Can it cause symptoms?

Yes, but rarely – when a person has very high blood pressure. Symptoms can include headache, blurred vision, nosebleeds and shortness of breath. Get an appointment with your GP as soon as possible if you experience these. Adults over 40 should have their blood pressure checked at least once every five years, and more frequently if there are risk factors such as a family history of heart disease.

What happens when high blood pressure is diagnosed?

Your doctor will first explore if there are changes you can make to your lifestyle that might reduce the pressure. The most important are keeping to a healthy weight, eating more fruit and vegetables, cutting down on salt, taking more exercise and drinking less alcohol. You could also try yoga or meditation to reduce stress. If these fail, or if your lifestyle is already healthy, then your doctor may recommend drug treatment.

What is the “white coat effect”?

High blood pressure cannot be diagnosed from a single reading because it can vary – a series of readings is required. Many people find their blood pressure rises when it is being measured in the presence of a doctor (with or without white coat) and this has cast doubt on the accuracy of these readings. The best measure is a 24-hour reading, which can be obtained by wearing a monitor that automatically records blood pressure every half hour throughout the day.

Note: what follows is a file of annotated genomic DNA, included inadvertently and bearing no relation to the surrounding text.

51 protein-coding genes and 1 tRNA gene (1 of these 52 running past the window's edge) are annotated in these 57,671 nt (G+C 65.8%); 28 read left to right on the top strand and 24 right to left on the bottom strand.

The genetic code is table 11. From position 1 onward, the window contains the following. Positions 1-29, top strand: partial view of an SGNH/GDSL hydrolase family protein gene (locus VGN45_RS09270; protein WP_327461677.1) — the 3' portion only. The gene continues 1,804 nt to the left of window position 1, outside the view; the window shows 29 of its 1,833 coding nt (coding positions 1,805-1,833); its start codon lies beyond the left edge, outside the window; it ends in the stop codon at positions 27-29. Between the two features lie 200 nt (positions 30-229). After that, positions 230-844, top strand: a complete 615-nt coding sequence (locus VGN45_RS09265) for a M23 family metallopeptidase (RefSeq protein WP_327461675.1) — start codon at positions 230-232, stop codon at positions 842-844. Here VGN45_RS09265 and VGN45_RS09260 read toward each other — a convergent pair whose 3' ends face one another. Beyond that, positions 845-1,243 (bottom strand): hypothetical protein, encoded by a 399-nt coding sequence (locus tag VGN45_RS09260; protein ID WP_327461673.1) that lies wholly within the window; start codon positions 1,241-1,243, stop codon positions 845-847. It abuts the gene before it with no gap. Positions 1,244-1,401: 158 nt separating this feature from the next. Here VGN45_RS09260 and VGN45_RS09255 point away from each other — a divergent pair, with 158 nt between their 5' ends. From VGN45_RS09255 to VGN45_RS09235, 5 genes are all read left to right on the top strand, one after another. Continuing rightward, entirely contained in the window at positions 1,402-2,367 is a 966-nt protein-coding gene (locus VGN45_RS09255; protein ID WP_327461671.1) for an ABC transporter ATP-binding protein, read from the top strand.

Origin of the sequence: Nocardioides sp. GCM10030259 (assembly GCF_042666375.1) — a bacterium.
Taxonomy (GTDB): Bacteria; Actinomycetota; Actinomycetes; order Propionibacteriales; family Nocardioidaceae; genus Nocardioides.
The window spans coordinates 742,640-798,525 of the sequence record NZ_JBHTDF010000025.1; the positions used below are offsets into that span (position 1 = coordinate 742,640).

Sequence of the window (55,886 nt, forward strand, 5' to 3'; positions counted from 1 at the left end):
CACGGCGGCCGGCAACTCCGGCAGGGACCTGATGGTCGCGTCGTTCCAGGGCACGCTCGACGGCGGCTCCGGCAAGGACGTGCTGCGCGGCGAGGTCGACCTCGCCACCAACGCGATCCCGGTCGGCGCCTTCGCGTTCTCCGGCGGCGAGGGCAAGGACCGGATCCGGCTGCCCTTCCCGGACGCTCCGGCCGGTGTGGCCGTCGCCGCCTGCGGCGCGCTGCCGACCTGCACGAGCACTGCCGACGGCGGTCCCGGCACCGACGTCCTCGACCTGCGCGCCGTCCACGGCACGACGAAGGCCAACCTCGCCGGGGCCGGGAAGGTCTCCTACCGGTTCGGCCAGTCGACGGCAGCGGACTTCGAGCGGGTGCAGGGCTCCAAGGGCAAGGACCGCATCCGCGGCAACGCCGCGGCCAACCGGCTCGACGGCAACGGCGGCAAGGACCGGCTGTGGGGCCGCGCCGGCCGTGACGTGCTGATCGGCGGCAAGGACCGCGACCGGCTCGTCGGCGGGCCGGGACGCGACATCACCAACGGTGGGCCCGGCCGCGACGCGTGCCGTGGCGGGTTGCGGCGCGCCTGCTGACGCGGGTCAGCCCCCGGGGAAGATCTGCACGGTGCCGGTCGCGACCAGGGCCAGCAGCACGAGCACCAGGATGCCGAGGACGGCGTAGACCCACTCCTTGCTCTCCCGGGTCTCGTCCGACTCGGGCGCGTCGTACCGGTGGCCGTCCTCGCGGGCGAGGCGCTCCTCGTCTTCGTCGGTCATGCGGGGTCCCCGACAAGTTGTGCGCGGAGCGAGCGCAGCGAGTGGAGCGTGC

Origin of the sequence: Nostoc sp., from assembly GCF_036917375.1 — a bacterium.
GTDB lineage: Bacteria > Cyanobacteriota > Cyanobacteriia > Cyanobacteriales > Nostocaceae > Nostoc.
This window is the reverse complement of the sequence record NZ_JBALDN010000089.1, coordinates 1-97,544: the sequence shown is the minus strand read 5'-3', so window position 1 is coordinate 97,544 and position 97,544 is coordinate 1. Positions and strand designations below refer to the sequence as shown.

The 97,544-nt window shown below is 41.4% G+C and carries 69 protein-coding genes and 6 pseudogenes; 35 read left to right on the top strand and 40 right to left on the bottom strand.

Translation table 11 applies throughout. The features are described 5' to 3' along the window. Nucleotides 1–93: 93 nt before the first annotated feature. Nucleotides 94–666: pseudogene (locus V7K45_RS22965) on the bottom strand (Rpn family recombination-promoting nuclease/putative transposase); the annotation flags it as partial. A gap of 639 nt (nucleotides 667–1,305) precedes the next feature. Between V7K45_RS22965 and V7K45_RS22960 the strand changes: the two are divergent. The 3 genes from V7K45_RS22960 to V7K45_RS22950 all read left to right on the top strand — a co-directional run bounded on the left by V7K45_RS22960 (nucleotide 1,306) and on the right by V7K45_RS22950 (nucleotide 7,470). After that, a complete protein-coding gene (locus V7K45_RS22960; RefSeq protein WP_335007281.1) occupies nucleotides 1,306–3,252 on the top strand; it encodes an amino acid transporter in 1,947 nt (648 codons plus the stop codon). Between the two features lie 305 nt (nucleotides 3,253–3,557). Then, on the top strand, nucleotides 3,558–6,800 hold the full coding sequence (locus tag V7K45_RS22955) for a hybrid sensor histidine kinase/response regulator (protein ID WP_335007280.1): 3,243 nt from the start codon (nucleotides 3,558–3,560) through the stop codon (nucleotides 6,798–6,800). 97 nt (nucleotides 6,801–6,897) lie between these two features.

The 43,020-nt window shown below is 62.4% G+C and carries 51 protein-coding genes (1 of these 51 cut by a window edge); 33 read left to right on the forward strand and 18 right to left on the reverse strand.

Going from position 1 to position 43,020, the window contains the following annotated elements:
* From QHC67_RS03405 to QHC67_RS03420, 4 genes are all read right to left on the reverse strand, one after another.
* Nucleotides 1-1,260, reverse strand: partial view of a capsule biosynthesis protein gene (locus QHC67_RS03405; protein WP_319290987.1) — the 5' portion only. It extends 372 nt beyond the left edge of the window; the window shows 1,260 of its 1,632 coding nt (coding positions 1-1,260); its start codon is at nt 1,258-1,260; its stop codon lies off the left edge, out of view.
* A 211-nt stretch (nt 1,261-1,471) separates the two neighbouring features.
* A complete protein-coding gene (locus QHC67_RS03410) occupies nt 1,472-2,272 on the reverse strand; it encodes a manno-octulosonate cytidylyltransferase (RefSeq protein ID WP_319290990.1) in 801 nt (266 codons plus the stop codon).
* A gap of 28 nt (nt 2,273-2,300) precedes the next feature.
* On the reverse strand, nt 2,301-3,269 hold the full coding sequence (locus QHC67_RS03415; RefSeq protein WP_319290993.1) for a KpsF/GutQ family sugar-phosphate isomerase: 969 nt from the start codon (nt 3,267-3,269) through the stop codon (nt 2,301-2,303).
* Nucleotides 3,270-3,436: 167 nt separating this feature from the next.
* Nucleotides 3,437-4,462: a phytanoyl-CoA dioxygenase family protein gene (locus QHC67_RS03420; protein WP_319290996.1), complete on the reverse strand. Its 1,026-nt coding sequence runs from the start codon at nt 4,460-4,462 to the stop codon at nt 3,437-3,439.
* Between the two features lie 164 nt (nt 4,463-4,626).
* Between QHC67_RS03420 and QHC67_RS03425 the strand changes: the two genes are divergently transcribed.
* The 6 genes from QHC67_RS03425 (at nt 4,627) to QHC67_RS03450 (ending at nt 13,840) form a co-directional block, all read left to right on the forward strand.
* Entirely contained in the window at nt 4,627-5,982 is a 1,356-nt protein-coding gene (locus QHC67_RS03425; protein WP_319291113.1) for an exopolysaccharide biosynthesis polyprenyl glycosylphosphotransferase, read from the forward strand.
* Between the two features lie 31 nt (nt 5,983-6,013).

Can occasional high blood pressure be a risk too?

Conventional thinking has been that sustained high blood pressure is what does the damage and needs to be controlled. But three studies published in The Lancet in March have cast doubt on this view. They found patients with the highest variation in blood pressure were up to 12 times more likely to have a stroke than those with the least variation. About half of all patients with high blood pressure have variable readings between visits for measurement. Leaders of the British Hypertension Society and the National Institute for Clinical Excellence are considering what impact, if any, this should have on guidance for the management of high blood pressure.

What should you do if pregnant?

Have your blood pressure checked regularly, even if it is not high, because pregnancy can raise blood pressure in some women. That way you will get early warning if you are developing pregnancy-induced hypertension, which can lead to pre-eclampsia, a serious condition which affects the placenta and can threaten the life of both mother and baby. About 6 to 8 per cent of pregnancies are affected by high blood pressure problems. Older mothers and those carrying twins or triplets are at higher risk.

Which is the best blood pressure- lowering medicine?